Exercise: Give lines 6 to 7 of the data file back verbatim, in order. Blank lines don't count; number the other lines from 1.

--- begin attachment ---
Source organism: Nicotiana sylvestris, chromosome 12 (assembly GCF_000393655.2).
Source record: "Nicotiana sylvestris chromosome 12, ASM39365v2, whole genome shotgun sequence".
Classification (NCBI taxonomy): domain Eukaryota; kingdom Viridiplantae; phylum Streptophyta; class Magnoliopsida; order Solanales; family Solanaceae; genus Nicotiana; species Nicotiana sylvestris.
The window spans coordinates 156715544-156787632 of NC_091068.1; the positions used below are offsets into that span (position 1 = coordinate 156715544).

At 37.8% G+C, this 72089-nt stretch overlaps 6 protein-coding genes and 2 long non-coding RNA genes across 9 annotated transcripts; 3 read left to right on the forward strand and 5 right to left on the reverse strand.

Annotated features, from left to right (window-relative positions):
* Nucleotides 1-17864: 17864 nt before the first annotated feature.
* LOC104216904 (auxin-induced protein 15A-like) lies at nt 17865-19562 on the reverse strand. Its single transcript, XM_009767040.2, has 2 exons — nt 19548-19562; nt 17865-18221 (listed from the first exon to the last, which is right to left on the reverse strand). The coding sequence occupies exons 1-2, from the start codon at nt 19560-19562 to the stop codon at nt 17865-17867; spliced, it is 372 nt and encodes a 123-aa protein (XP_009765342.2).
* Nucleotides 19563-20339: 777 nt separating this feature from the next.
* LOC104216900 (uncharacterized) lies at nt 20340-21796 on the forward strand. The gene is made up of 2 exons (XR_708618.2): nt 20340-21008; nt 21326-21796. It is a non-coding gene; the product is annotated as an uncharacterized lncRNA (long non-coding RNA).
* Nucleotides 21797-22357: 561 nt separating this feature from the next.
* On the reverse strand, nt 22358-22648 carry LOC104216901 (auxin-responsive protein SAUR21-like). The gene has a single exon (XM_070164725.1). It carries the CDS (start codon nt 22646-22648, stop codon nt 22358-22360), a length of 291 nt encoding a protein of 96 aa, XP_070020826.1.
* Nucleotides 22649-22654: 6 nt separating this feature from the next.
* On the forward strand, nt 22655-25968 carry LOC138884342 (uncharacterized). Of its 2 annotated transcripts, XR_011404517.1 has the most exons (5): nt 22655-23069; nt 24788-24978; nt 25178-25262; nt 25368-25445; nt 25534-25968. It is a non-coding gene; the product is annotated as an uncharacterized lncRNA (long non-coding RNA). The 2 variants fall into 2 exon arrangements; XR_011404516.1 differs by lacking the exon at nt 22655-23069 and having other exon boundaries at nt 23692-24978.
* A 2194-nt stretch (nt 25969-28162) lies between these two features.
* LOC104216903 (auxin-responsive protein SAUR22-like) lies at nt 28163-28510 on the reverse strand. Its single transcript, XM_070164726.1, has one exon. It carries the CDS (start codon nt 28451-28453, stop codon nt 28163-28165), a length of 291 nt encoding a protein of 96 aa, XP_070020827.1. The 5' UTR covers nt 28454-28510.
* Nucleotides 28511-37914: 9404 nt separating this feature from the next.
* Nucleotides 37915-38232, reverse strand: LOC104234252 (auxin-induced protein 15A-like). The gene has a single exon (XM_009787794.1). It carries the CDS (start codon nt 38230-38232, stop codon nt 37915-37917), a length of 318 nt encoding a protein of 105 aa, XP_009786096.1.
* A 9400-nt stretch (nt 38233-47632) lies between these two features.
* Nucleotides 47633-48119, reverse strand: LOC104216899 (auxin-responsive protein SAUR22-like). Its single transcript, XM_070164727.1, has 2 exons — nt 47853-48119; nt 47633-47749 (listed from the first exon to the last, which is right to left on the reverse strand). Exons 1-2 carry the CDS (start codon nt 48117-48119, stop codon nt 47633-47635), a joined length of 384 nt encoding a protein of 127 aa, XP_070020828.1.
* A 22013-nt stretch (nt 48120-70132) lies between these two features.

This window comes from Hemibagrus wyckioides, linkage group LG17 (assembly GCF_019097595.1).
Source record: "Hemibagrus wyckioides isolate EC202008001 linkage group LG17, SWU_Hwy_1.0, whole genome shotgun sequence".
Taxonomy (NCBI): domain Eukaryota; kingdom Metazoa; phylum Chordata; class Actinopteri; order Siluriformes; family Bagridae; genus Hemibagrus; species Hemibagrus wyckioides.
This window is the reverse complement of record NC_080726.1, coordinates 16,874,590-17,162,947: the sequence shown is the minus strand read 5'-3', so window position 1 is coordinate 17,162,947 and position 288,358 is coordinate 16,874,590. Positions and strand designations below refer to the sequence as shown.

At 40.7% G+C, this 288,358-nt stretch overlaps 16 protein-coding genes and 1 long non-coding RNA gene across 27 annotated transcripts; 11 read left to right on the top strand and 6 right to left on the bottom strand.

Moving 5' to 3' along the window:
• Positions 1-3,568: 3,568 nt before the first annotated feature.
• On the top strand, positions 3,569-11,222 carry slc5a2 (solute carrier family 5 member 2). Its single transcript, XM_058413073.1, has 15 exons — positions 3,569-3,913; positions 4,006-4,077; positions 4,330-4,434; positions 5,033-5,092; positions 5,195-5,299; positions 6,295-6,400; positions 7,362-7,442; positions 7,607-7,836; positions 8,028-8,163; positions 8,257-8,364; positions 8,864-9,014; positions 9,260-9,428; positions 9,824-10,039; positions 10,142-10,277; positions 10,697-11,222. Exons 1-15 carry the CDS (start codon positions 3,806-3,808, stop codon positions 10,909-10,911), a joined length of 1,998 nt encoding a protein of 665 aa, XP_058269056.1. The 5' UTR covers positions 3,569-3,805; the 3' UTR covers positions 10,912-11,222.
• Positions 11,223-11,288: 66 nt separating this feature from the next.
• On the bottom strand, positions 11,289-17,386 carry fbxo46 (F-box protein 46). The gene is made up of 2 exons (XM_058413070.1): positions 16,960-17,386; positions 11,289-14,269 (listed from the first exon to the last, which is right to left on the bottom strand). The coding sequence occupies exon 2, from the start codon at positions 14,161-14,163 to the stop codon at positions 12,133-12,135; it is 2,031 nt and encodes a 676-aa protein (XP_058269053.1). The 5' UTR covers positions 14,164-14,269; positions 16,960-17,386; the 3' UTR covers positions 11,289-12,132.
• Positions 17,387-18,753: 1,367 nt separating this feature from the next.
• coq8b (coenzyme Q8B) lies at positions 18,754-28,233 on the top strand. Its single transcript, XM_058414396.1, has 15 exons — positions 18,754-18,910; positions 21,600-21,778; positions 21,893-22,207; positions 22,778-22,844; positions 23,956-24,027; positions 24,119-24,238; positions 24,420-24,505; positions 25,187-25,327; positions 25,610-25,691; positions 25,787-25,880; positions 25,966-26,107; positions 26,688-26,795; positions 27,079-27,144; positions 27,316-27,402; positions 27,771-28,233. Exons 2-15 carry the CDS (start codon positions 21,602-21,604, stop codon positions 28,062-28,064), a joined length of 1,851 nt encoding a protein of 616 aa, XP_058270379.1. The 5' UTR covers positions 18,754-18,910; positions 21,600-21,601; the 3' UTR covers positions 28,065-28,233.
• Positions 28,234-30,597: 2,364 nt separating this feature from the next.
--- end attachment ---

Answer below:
Annotated features, from left to right (window-relative positions):
* Nucleotides 1-17864: 17864 nt before the first annotated feature.